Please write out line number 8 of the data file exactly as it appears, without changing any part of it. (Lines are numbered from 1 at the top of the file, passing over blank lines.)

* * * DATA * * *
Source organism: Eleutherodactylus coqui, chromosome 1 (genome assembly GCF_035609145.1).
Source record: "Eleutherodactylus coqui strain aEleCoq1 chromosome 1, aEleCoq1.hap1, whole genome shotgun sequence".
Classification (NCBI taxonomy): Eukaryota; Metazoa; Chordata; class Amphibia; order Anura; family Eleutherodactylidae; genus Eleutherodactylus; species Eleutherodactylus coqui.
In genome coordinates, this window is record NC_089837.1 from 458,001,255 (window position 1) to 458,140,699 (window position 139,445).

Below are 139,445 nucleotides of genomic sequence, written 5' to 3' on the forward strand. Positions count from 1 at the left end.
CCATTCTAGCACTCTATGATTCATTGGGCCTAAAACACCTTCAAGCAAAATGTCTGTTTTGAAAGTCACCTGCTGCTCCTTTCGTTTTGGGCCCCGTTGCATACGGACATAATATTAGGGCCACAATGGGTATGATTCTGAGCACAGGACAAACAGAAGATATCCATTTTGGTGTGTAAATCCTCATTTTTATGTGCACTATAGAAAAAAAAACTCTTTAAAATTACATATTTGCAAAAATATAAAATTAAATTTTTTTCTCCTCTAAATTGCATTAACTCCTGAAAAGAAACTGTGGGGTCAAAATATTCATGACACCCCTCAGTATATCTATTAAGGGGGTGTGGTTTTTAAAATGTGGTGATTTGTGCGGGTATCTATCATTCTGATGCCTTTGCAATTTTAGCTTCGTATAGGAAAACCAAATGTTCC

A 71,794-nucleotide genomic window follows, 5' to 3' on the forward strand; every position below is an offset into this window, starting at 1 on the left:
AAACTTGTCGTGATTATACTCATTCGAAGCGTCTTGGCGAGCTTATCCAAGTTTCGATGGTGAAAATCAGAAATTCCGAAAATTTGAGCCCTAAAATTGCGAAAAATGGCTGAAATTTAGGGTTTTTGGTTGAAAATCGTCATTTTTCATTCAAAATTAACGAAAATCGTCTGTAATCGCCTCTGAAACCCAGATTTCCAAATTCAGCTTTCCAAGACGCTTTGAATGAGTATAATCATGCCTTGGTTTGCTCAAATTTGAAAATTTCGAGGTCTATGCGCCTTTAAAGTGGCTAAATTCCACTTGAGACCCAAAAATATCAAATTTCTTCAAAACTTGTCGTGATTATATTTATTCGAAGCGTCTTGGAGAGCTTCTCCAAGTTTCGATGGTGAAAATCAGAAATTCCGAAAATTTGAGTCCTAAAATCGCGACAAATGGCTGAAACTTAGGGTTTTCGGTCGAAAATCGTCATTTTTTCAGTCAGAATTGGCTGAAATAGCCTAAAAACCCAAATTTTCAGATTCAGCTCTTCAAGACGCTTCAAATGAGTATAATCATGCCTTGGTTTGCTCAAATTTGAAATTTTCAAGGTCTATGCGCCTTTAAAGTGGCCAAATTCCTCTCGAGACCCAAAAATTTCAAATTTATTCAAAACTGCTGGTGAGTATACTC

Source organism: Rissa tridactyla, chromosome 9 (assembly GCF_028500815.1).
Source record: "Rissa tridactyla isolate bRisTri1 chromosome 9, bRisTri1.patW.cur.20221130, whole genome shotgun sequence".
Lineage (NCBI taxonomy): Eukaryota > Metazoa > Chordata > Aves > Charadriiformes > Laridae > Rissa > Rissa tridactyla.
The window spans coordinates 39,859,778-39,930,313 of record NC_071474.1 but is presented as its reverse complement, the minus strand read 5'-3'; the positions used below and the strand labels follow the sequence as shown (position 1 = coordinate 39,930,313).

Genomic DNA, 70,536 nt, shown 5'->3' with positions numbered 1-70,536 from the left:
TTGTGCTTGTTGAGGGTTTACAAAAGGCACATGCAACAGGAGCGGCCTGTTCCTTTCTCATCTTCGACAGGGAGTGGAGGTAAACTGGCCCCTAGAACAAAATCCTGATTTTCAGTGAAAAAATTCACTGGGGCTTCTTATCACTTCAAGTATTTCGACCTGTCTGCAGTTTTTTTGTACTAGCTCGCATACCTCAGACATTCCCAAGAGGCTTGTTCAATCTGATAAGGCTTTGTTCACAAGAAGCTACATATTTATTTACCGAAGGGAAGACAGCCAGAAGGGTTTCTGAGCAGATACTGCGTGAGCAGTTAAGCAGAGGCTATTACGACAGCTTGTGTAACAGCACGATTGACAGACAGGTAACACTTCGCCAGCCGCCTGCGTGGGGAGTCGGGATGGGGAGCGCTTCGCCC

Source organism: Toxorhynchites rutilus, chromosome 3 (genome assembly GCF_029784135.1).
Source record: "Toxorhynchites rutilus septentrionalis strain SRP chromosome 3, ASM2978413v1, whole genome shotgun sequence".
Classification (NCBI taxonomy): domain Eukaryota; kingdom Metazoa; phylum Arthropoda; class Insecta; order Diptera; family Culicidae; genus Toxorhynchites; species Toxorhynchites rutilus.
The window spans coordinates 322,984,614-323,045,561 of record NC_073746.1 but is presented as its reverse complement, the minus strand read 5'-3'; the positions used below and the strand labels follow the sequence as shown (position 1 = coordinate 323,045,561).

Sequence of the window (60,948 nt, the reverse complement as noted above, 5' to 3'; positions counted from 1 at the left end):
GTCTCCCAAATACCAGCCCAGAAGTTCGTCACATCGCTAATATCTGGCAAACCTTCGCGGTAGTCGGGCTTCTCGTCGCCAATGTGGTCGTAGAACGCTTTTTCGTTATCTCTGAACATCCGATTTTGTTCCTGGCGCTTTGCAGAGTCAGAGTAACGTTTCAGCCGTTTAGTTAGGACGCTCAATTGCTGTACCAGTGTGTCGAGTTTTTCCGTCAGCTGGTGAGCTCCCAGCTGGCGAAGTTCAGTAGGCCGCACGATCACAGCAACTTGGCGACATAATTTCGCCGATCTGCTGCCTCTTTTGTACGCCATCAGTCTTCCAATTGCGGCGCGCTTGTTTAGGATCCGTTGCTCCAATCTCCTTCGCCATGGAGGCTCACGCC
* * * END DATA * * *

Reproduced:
AAACTTGTCGTGATTATACTCATTCGAAGCGTCTTGGCGAGCTTATCCAAGTTTCGATGGTGAAAATCAGAAATTCCGAAAATTTGAGCCCTAAAATTGCGAAAAATGGCTGAAATTTAGGGTTTTTGGTTGAAAATCGTCATTTTTCATTCAAAATTAACGAAAATCGTCTGTAATCGCCTCTGAAACCCAGATTTCCAAATTCAGCTTTCCAAGACGCTTTGAATGAGTATAATCATGCCTTGGTTTGCTCAAATTTGAAAATTTCGAGGTCTATGCGCCTTTAAAGTGGCTAAATTCCACTTGAGACCCAAAAATATCAAATTTCTTCAAAACTTGTCGTGATTATATTTATTCGAAGCGTCTTGGAGAGCTTCTCCAAGTTTCGATGGTGAAAATCAGAAATTCCGAAAATTTGAGTCCTAAAATCGCGACAAATGGCTGAAACTTAGGGTTTTCGGTCGAAAATCGTCATTTTTTCAGTCAGAATTGGCTGAAATAGCCTAAAAACCCAAATTTTCAGATTCAGCTCTTCAAGACGCTTCAAATGAGTATAATCATGCCTTGGTTTGCTCAAATTTGAAATTTTCAAGGTCTATGCGCCTTTAAAGTGGCCAAATTCCTCTCGAGACCCAAAAATTTCAAATTTATTCAAAACTGCTGGTGAGTATACTC